The government has revealed how its flagship national tutoring programme (NTP) performed last year. Here’s everything you need to know …
1. Tutor target hit (but Randstad routes flop) …
Government met its pledge to deliver two million tutoring courses last year – with 2.14 million provided.
However this was after the timeframe was extended (to allow schools to complete tutoring over summer) and with the school-led tutoring route saving the day after abysmal earlier take up of the tuition partners and academic mentors routes.
The NTP as three different types of tutoring: tuition partners (where schools must use approved tutors), academic mentors (where a tutor is based in school) and school-led (where the cash goes direct to schools to organise their own tutoring).
A huge 1.7 million courses (81 per cent) were delivered through school-led, with just 228,247 (11) per cent through tuition partners, the former flagship route that was run by since-axed contractor Randstad.
This means the HR firm met just 44 per cent of its target to deliver 524,000 courses through tuition partners.
Across all routes, the most tutoring courses were delivered in London (377,236) and the fewest in the north east (126,455).
2. … and pupil premium target missed
As revealed by Schools Week, the scheme fell well short of its target to reach poorer pupils.
Sixth-five per cent of the catch-up provided under the tuition partners’ arm was supposed to reach pupil premium students.
But the figures today show just 50.5 per cent of students were eligible for pupil premium, similar to the data obtained from Randstad’s internal performance reports by Schools Week.
For the school-led tutoring route, which did not appear to have a pupil premium target, today’s data shows a smaller proportion of poorer pupils benefited (47.4 per cent).
Boys were slightly more likely to have tutoring than girls (51.3 per cent compared to 48.7 per cent).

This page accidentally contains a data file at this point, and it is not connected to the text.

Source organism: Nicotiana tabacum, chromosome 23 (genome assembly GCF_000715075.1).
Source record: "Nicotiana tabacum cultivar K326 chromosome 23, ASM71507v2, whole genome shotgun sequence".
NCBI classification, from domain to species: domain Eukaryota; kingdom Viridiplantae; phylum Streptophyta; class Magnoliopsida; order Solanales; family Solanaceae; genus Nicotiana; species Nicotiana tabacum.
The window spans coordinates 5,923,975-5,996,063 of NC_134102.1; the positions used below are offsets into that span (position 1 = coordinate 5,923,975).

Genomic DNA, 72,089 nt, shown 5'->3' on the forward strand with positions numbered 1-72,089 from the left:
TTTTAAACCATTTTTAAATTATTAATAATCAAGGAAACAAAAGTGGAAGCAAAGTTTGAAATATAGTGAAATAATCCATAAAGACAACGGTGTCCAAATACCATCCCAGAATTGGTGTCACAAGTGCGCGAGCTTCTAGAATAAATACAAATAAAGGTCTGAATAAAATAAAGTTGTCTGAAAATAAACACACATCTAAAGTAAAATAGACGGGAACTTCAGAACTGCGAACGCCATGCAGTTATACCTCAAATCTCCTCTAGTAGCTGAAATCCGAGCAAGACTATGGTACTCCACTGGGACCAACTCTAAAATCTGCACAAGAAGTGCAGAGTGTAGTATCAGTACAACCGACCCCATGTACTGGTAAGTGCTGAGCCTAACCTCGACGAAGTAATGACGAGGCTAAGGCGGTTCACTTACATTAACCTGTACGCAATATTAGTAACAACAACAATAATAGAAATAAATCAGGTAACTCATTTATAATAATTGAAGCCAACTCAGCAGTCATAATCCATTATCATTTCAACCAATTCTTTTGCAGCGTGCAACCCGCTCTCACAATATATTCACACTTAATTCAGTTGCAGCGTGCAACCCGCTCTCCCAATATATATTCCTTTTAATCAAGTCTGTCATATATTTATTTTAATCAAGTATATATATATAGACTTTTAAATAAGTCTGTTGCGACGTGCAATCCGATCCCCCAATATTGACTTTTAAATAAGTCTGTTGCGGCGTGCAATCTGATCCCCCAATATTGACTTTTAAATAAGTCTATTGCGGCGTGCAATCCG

3. Just 1 in 5 schools use approved tutor route …
Overall, the government data shows that 2,700 of 21,593 schools did not use any of the tutoring routes (13 per cent). A previous study found similar, and showed schools in disadvantaged areas where more likely to not partake.
Government currently subsidises 60 per cent of tutoring costs, but this will drop to 25 per cent next year.
Even when subsidies were larger last year, researchers previously said many schools not using the NTP “did not think subsidies were sufficient” and felt “unable to meet” the remaining requirements in their own budgets.
Just 85 per cent of schools in the south east used the scheme, compared to 90.1 per cent in the north west. Secondary schools were more likely to use the scheme (95.5 per cent) than primaries (87.2 per cent).
But breaking it down by route, just 4,536 schools (21 per cent) used a tuition partner last year.
In comparison, 18,382 schools (85 per cent) took part in school-led tutoring route. Cash for this year’s NTP now goes straight to schools.
4. … and just 2 in 5 use tutor so far this year
The government has also published figures for take-up of this year’s NTP (although it only shows the figures from the start of the academic year up to October 6, so it is early days to draw conclusions).
While nearly 400,000 tutoring courses had been started, just 43.7 per cent of schools had used the NTP as of October 6.
Schools in London were more likely to have used the scheme this year (50.7 per cent had taken part), with schools in the north east the least likely (39.9 per cent).
By local authority, this ranges from 23.7 per cent of schools in Hartlepool to 65.6 per cent of schools in Knowsley.
5. Tutoring league tables out in April
As revealed by Schools Week, government will name and shame schools that have not used their tutoring allocation. Ministers previously said this would be in the autumn term, but have now said they will be published in April.
Government confirmed today this will be data showing the number of tuition hours delivered by each school on both the school-led and tuition partner pillars.
Any unused tutoring money is clawed back by government and handed back to the treasury.
While the process of clarifying correct figures for schools is ongoing (and not without its own problems), Schools Week understands the unspent cash was previously sitting at more than £100 million.
DfE added that: “Resubmissions will allow us to improve the accuracy of these figures.”
Schools minister Nick Gibb said: “I hope every school that is eligible will deliver one-to one and small group tutoring this year, as we move towards embedding tutoring in schools permanently and supporting schools to make best use of increased pupil premium funding.”